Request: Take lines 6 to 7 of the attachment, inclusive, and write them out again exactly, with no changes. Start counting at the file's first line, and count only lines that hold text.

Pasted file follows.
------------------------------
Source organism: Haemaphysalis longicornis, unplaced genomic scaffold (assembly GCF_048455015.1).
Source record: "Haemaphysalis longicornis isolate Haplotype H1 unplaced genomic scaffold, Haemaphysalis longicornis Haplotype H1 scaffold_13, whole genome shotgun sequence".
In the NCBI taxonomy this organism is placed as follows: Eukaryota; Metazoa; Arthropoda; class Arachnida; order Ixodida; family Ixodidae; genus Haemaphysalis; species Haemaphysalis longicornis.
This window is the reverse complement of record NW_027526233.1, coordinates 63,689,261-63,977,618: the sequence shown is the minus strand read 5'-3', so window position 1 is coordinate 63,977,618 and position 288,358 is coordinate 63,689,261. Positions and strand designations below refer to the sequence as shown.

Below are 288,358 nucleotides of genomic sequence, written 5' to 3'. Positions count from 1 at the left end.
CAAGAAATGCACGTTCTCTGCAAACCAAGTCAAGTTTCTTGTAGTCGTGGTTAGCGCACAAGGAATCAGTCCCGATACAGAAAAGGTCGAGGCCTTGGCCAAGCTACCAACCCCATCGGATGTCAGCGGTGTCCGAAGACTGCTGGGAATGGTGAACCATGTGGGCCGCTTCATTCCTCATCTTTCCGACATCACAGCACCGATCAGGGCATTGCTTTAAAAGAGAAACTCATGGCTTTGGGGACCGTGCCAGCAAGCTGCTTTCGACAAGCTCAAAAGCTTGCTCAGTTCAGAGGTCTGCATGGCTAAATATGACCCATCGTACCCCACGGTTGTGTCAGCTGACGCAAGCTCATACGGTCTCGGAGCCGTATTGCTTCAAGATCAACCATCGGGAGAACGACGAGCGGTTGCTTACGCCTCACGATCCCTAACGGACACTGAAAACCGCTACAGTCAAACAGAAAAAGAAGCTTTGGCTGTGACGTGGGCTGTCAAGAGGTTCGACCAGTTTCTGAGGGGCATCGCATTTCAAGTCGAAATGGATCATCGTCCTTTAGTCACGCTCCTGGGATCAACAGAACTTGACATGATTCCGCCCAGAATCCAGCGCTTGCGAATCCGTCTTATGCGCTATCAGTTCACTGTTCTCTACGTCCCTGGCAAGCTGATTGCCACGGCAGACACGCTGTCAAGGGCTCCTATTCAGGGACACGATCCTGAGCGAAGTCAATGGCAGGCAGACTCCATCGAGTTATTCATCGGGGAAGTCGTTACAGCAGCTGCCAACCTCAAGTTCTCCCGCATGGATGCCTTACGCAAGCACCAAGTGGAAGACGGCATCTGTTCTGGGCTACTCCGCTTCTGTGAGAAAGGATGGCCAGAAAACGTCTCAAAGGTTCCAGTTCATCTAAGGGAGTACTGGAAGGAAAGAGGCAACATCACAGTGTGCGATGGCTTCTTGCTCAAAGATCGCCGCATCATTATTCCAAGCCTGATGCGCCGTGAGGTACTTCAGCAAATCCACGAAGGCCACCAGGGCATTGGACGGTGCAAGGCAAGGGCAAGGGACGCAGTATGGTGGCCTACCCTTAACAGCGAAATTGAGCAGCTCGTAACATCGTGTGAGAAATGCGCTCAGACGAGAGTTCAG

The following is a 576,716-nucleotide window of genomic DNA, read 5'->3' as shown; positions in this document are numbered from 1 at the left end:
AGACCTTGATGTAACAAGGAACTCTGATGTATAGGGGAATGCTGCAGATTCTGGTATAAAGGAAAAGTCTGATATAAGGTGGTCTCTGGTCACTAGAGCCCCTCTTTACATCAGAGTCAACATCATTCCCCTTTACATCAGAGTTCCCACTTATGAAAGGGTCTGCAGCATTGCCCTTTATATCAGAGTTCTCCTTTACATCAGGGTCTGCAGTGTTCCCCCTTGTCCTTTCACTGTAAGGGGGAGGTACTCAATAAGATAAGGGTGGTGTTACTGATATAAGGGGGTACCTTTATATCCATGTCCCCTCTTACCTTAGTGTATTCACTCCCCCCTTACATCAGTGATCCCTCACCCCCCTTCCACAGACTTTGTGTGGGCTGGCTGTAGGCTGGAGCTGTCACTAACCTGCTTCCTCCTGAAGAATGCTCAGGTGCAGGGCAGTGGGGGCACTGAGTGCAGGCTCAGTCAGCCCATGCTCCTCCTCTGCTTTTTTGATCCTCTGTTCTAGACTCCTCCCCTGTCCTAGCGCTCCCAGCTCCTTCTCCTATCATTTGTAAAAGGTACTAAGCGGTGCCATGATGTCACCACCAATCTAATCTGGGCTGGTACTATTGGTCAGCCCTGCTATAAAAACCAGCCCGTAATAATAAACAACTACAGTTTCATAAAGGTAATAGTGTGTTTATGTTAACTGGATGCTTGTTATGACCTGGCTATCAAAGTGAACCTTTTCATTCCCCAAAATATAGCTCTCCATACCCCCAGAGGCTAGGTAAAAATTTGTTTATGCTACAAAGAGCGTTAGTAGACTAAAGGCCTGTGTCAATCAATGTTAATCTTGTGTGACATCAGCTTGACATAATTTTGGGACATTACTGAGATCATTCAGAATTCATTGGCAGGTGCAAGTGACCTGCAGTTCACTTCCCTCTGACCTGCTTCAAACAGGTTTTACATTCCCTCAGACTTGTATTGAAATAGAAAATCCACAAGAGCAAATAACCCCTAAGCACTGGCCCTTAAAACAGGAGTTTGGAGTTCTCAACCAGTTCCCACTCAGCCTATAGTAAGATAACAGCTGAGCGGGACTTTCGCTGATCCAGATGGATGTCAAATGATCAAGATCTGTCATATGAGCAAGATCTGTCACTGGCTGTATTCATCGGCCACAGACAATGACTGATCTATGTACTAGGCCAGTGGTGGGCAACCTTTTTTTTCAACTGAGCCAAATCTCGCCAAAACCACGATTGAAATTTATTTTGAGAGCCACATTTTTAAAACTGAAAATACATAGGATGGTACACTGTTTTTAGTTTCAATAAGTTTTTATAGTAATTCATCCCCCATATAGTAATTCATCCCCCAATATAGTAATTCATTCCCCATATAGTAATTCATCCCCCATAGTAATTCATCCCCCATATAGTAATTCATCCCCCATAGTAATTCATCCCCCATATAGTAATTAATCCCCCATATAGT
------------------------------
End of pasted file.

CAAGAAATGCACGTTCTCTGCAAACCAAGTCAAGTTTCTTGTAGTCGTGGTTAGCGCACAAGGAATCAGTCCCGATACAGAAAAGGTCGAGGCCTTGGCCAAGCTACCAACCCCATCGGATGTCAGCGGTGTCCGAAGACTGCTGGGAATGGTGAACCATGTGGGCCGCTTCATTCCTCATCTTTCCGACATCACAGCACCGATCAGGGCATTGCTTTAAAAGAGAAACTCATGGCTTTGGGGACCGTGCCAGCAAGCTGCTTTCGACAAGCTCAAAAGCTTGCTCAGTTCAGAGGTCTGCATGGCTAAATATGACCCATCGTACCCCACGGTTGTGTCAGCTGACGCAAGCTCATACGGTCTCGGAGCCGTATTGCTTCAAGATCAACCATCGGGAGAACGACGAGCGGTTGCTTACGCCTCACGATCCCTAACGGACACTGAAAACCGCTACAGTCAAACAGAAAAAGAAGCTTTGGCTGTGACGTGGGCTGTCAAGAGGTTCGACCAGTTTCTGAGGGGCATCGCATTTCAAGTCGAAATGGATCATCGTCCTTTAGTCACGCTCCTGGGATCAACAGAACTTGACATGATTCCGCCCAGAATCCAGCGCTTGCGAATCCGTCTTATGCGCTATCAGTTCACTGTTCTCTACGTCCCTGGCAAGCTGATTGCCACGGCAGACACGCTGTCAAGGGCTCCTATTCAGGGACACGATCCTGAGCGAAGTCAATGGCAGGCAGACTCCATCGAGTTATTCATCGGGGAAGTCGTTACAGCAGCTGCCAACCTCAAGTTCTCCCGCATGGATGCCTTACGCAAGCACCAAGTGGAAGACGGCATCTGTTCTGGGCTACTCCGCTTCTGTGAGAAAGGATGGCCAGAAAACGTCTCAAAGGTTCCAGTTCATCTAAGGGAGTACTGGAAGGAAAGAGGCAACATCACAGTGTGCGATGGCTTCTTGCTCAAAGATCGCCGCATCATTATTCCAAGCCTGATGCGCCGTGAGGTACTTCAGCAAATCCACGAAGGCCACCAGGGCATTGGACGGTGCAAGGCAAGGGCAAGGGACGCAGTATGGTGGCCTACCCTTAACAGCGAAATTGAGCAGCTCGTAACATCGTGTGAGAAATGCGCTCAGACGAGAGTTCAG

The following is a 576,716-nucleotide window of genomic DNA, read 5'->3' as shown; positions in this document are numbered from 1 at the left end: